By Osa Amadi, Arts Editor
I have never ceased to be alarmed by what I call “the absurdity” that anyone could offer $450 million for just different colors of paint splashed on a piece of cloth called canvas; or an image of some human, animal or other objects carved out of a piece of wood or stone. Four hundred and fifty million dollars! That’s Leonardo da Vinci’s “Salvator Mundi” (Saviour of the World) – bought for $450 million in November 2017, shattering the record for the most expensive artwork ever sold.
Before you dismiss me as one without any sense of art, let me inform you that I am an artist in every sense of that word. Right from childhood, I had been called “Omenkari” which is a dialectical variation of “Omenka” meaning “the artist”. I have always been carving, drawing, and creating beautiful things with my hands. At a certain stage in my life, I became enamoured with writing and has tried in that calling.
Moreover, I had my first university degree in music art. While I was studying music at the Obafemi Awolowo University, I took electives from the Department of Fine Arts. So, if I fail to see a commensurate value in a piece of painting sold for $450 million, it is not because of a lack of sense of art.
Artworks are not alone in my interrogation of intrinsic values in objects. Gold, diamonds, and other so-called precious stones highly valued by humans also come under my query. Beyond being used in the making of stainless jewelry, of what intrinsic values are gold and diamonds that they are sold at such exorbitant prices? Did any of the Pharaoh buried with heavy carats of gold ever return to life?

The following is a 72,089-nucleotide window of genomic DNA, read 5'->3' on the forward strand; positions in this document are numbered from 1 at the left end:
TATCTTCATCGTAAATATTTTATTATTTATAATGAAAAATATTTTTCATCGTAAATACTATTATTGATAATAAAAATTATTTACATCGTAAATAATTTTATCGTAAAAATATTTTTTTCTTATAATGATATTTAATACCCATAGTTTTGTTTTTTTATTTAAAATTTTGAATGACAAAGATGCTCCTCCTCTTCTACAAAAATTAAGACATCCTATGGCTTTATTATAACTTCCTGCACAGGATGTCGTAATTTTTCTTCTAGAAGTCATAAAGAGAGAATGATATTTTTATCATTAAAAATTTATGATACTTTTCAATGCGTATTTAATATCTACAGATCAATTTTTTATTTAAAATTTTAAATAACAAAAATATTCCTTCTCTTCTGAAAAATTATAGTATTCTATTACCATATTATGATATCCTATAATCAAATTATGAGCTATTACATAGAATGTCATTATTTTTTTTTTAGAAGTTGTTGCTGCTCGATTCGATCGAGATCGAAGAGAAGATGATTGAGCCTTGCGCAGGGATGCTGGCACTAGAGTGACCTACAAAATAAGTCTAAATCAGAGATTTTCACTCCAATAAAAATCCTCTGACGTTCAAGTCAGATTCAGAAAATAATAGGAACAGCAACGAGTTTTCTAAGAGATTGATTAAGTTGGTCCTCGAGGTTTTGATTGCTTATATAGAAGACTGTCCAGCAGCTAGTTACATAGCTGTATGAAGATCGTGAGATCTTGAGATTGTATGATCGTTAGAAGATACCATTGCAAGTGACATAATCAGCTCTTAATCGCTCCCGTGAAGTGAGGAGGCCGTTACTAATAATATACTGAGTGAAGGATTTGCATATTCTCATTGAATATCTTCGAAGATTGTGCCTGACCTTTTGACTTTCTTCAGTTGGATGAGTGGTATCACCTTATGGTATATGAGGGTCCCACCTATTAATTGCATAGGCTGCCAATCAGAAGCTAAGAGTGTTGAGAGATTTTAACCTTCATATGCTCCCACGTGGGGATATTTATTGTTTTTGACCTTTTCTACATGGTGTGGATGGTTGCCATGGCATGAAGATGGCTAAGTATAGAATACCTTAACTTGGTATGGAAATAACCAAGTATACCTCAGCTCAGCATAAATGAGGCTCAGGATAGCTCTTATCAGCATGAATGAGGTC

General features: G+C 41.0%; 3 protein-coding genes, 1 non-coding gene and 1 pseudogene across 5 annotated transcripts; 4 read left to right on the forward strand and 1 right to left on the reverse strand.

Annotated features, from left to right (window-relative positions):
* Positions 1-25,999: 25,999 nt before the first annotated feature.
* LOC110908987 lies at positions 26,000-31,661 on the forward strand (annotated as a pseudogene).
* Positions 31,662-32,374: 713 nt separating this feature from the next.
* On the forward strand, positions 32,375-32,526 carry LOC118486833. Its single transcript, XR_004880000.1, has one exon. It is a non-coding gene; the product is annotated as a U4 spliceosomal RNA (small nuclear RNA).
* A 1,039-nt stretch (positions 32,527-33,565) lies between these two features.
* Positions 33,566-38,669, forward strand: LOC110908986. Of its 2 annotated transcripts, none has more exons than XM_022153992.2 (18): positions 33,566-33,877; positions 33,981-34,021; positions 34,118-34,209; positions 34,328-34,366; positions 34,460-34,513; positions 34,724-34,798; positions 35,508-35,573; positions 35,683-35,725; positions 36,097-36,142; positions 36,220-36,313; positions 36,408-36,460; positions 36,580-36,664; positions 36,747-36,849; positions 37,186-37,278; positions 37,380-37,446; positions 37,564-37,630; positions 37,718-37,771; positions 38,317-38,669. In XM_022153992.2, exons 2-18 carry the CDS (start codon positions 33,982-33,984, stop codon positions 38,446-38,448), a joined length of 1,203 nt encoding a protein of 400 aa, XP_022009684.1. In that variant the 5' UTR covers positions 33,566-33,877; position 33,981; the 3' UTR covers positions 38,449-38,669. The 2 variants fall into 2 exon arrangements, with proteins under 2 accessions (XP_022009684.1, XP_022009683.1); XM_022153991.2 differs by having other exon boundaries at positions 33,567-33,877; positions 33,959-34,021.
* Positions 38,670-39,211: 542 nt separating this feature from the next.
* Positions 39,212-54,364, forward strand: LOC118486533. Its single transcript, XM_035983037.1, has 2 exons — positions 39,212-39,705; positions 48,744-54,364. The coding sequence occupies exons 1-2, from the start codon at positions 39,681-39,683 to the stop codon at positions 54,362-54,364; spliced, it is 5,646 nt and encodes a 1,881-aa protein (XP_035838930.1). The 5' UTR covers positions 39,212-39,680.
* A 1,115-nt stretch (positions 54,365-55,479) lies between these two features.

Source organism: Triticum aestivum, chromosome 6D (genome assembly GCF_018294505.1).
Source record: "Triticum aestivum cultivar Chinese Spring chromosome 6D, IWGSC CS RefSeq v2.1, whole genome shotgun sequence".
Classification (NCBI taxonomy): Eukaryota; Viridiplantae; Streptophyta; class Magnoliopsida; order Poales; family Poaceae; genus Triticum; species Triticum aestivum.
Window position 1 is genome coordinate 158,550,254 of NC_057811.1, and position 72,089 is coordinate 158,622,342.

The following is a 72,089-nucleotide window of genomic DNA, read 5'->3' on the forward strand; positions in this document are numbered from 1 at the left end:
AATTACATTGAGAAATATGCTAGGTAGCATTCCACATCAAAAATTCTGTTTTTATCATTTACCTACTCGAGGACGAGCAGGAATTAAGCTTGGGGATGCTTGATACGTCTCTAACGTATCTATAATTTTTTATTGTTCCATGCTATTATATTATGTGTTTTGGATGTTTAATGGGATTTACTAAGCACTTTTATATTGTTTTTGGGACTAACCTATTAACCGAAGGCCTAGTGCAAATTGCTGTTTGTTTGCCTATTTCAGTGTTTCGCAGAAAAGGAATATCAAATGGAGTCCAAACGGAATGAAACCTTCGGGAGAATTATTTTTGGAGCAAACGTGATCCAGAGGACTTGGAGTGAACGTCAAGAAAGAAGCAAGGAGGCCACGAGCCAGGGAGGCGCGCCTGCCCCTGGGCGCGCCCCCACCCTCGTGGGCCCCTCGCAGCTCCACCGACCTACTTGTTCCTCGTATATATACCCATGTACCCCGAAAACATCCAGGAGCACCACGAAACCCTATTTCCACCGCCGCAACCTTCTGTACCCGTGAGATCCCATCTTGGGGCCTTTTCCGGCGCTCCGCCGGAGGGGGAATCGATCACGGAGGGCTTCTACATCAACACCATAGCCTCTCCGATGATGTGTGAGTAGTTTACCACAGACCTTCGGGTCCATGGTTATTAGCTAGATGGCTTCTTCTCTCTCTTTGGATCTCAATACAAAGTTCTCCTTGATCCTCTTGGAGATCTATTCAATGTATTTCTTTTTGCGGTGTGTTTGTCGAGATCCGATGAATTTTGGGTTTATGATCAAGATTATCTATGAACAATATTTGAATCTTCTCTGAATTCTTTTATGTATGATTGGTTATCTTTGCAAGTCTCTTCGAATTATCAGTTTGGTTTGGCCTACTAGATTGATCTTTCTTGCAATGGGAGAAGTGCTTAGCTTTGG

Let me tell you a story of gold I read from the late Norman Vincent Peale’s Plus, the Magazine of Positive Thinking. I cannot remember all the details but I will make a reconstruction.
Before men ever knew what was gold, a certain miner discovered a small gold deposit in his mining field and brought some nuggets home to a small community where he lived. He approached some jewelry makers in the community and introduced the fine metals to them. The jewelry makers were fascinated seeing that the trinkets they made with the gold remained stainless and very malleable and easy to work on for intricate designs in jewelry.
Within a short time, demand for gold soared in the community and the miner became the richest man in the land because only he knew where to get the gold. With time, abundant wealth bequeathed the miner power, and the power got into his head and he became oppressive, ridding rough shod on everyone, including the leading elites of the community.